Individuals in this category adopt an innovation after a varying degree of time. This time of adoption is significantly longer than the innovators and early adopters.

Late Majority
Individuals in this category will adopt an innovation after the average member of the society. These individuals approach an innovation with a high degree of skepticism and after the majority of society has adopted the innovation.

Laggards
Individuals in this category are the last to adopt an innovation... These individuals typically have an aversion to change-agents and tend to be advanced in age.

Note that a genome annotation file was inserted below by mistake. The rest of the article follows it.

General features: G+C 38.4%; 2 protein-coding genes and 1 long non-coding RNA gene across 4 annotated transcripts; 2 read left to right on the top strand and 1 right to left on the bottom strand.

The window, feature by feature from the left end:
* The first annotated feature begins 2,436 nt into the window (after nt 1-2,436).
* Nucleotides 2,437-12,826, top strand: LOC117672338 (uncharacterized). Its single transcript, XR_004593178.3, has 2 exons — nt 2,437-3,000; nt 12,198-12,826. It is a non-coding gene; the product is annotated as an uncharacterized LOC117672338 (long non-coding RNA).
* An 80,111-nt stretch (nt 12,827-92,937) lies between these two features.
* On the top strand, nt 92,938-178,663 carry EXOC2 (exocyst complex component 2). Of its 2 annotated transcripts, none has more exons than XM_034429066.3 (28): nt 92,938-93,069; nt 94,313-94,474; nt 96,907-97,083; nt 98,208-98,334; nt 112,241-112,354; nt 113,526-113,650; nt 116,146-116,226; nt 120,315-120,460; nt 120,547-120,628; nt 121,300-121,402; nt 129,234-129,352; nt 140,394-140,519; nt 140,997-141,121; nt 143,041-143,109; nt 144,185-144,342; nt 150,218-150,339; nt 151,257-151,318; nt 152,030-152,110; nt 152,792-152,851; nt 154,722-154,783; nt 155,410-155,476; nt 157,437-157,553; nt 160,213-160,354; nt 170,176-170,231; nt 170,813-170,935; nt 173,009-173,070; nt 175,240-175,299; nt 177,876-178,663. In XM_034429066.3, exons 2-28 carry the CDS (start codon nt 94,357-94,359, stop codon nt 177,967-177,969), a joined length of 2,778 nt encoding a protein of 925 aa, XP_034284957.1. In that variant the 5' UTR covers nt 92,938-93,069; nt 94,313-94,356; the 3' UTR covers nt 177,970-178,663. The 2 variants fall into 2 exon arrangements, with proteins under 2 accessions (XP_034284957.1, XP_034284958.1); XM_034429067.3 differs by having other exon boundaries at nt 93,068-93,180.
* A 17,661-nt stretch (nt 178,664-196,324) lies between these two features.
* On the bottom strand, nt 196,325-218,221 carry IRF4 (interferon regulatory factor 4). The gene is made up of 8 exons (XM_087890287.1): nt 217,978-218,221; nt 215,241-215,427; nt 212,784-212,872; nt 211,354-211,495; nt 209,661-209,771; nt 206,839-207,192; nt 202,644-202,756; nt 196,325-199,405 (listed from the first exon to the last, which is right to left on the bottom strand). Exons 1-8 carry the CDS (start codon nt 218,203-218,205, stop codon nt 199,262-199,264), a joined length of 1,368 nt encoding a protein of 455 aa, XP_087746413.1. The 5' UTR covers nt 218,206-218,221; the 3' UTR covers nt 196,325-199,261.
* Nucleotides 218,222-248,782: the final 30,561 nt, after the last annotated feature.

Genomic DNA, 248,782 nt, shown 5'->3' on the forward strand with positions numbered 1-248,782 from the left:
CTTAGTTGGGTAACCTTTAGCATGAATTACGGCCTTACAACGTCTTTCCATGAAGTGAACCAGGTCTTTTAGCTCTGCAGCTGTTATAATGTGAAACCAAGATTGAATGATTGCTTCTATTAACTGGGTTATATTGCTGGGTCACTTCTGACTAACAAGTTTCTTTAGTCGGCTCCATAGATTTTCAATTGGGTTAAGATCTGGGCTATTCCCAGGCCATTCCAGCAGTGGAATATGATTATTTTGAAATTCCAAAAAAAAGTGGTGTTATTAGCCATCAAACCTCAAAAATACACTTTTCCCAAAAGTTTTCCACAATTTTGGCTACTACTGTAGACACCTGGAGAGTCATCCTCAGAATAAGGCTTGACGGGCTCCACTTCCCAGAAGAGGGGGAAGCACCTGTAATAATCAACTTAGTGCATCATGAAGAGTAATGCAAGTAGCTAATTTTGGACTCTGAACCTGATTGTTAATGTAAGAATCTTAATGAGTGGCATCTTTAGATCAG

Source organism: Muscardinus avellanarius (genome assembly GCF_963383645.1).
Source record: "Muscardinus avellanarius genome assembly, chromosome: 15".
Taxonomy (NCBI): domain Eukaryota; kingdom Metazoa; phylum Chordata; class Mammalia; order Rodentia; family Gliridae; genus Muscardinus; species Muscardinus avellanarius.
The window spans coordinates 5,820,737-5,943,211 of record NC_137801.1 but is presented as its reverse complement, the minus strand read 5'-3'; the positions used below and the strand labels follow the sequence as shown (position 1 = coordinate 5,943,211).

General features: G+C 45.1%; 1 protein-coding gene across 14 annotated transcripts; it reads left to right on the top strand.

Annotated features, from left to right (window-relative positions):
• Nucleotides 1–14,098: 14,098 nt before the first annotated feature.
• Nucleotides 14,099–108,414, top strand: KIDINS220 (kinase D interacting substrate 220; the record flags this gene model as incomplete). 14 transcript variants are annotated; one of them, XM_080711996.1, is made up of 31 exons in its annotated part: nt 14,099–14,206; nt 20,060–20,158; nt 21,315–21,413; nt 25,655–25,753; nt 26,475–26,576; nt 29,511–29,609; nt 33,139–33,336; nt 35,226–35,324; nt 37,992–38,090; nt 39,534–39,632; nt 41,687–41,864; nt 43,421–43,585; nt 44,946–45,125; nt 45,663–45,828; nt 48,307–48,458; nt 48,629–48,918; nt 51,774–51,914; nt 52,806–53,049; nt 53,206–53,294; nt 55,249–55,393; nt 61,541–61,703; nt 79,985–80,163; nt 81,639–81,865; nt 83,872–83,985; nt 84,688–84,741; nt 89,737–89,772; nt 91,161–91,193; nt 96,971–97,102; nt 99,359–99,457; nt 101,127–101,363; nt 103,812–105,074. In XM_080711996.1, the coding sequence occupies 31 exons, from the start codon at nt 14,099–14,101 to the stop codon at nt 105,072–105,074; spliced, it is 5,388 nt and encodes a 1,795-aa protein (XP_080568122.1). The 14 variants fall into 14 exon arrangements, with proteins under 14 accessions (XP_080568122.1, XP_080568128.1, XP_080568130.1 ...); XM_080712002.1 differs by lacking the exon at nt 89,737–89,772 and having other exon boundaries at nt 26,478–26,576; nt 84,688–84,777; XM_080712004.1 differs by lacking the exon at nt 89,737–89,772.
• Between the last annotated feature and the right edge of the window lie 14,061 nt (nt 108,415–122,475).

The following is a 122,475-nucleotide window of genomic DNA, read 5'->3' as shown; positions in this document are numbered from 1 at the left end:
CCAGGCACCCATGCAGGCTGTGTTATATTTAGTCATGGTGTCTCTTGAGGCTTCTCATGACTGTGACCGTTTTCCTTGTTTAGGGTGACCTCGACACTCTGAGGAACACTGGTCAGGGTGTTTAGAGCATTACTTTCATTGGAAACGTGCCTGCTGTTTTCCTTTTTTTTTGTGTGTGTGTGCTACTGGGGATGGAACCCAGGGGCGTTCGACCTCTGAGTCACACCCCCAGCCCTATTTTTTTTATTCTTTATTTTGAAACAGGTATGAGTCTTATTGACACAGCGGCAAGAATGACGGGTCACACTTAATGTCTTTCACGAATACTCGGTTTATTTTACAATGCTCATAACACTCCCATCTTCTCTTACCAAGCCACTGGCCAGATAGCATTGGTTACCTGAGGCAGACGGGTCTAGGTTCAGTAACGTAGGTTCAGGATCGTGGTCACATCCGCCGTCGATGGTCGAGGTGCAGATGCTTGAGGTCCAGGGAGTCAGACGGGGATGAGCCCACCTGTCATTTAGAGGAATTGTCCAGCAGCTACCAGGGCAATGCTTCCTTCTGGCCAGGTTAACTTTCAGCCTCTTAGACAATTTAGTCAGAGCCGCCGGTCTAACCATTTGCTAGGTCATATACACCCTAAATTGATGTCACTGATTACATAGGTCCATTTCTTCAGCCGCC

Last edited by jimmylegs on Mon Nov 15, 2010 5:01 pm, edited 1 time in total.
jimmylegs
Volunteer Moderator
 
Posts: 9156
Joined: Sat Mar 11, 2006 3:00 pm

Postive Experience

Postby MarkW » Mon Nov 15, 2010 3:23 pm

I have a postive personal experience with balloon venoplasty. My study informs me that I undertook minimal risks in seeking this procedure.

MarkW
Mark Walker - Oxfordshire, England. Registered Pharmacist (UK). 11 years of study around MS.
Mark's CCSVI Report 7-Mar-11:
http://www.telegraph.co.uk/health/8359854/MS-experts-in-Britain-have-to-open-their-minds.html
User avatar
MarkW
Family Elder
 
Posts: 1151
Joined: Thu Oct 19, 2006 2:00 pm
Location: Oxfordshire, England

Postby Cece » Mon Nov 15, 2010 4:31 pm

I now have the personal experience of undergoing a doppler ultrasound examination and an MRV. Both showed signs of CCSVI. I look forward to the personal experience of venoplasty and, hopefully, the personal experience of feeling better. 8)